Check out the bold colors and graphics used by the Subaru factory teams. Their signature color, WR Blue Mica, is almost mandatory. Add some white or lime green factory-style graphics and you'll have BRAT that's hard to miss. Gold wheels would be a nice touch, too.
Bad Vibes
I recently bought a 1990 Ford Ranger (it has the little 2.9-liter four-cylinder engine and automatic transmission) to use for commuting instead of my thirstier 2002 Ford Lightning. I never expected the performance and luxury of the Lightning, but the Ranger isn't smooth at all.
There's a rumbling-type vibration that increases with speed. I first noticed the problem around 25 mph. It increases to about 50 mph and then lessens at higher speeds. The tires are new and dynamically balanced. I replaced the shocks and had the truck aligned, but that didn't fix it. Is there some other part or area of the truck I should check?
David Perkins
via email
There are three things you should check: Many Ford Rangers circa 1987-1990 have experienced bad vibration problems. The source was traced to a bad driveshaft. Ford came out with an improved driveshaft (PN FOTZ-4R602-F). Before springing for a new driveshaft, we'd have the U-joints inspected. Another relatively easy item to fix that can cause symptoms such as you describe is a loose or broken motor mount. Check them carefully after you've cleaned them. Another expensive possibility is a bad torque converter, although you probably would have noticed other transmission problems such as slippage. Check out these possibilities from least expensive to most expensive, i.e. motor mounts first and torque converter last.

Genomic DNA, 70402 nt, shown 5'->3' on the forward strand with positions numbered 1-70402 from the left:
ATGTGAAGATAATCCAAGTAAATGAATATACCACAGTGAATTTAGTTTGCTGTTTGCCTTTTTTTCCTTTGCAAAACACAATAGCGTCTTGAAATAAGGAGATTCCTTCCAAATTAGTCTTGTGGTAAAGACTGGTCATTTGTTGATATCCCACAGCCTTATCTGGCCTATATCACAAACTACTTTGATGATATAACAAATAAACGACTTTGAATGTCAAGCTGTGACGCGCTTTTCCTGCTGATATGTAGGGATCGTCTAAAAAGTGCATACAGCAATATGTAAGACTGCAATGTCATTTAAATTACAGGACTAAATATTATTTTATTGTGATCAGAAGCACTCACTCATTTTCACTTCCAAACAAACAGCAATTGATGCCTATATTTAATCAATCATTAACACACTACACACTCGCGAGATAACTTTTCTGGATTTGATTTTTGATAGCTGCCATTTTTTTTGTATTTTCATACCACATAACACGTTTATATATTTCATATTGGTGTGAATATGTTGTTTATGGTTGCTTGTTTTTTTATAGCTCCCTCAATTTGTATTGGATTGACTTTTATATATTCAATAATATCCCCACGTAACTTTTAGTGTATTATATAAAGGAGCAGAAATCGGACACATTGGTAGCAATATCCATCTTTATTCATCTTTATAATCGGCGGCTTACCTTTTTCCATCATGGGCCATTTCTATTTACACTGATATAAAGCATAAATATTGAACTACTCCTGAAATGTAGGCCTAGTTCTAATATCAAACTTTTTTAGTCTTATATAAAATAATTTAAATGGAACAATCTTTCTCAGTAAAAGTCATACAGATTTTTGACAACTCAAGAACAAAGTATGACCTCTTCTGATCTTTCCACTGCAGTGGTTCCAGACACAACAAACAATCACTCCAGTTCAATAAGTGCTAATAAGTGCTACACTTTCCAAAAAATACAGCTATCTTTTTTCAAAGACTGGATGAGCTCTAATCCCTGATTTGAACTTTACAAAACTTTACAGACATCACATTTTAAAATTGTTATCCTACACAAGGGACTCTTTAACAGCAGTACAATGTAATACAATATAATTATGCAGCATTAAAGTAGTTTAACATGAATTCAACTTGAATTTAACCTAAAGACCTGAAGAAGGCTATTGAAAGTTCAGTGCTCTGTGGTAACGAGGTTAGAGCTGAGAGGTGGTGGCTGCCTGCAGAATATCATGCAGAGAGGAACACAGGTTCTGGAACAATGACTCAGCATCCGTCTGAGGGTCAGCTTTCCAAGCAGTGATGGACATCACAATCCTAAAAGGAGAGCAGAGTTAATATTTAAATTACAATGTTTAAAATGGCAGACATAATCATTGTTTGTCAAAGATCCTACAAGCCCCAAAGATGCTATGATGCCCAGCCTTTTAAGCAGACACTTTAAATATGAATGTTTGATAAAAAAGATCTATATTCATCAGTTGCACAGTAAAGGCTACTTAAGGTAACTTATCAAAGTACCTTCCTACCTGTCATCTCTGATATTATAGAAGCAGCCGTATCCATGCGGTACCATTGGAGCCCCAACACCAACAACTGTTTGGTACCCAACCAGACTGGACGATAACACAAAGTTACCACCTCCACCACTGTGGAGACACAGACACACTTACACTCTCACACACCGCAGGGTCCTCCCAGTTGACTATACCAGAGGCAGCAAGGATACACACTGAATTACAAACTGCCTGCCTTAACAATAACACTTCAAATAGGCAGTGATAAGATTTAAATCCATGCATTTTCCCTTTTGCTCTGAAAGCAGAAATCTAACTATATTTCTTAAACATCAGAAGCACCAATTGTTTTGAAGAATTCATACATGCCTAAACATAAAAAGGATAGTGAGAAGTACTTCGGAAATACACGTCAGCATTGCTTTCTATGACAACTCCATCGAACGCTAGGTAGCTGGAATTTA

I drive a 1995 Dodge Ram 1500 Club Cab. It has the 5.9-liter V-8 and automatic transmission. I haven't altered the suspension height or modified the engine/trans. I keep hearing an annoying "ringing" noise. It sounds like it's right underneath me. I'm most aware of the noise when accelerating from a stop. The truck runs great and I've checked for loose fasteners and not found anything. Can you suggest anything else I can do to stop the ringing?
Larry Howard
via email
The noise source is likely the driveshaft. This has been a problem with mid '90s Dodge Ram pickups. A newer-design driveshaft is available. Have your truck checked for this problem at a driveshaft specialty shop or a Dodge dealership.
Cold Shoulder
My 1990 Nissan Pathfinder always started right away when I lived in Los Angeles. Since I've moved to Denver it's become much harder to start. Prior to my move, the vehicle had spent all its life in Southern California. I returned to L.A. for a visit and the Pathfinder started like it used to. Is there something about the temperature difference that's causing the hard starting?
Ryan Brown
via email
It's more likely the high altitude that's causing starting woes. You probably have a low altitude coolant temperature sensor. Your Nissan parts department can supply a high altitude coolant sensor that should solve the problem.
Grille Of My Dreams
I'm building a '67 Chevy C10 Stepside pickup. I have the base truck with painted bumpers and the small rear window. This is my first attempt at building a custom truck. I've gotten a lot of great ideas from your how-to articles and event coverage.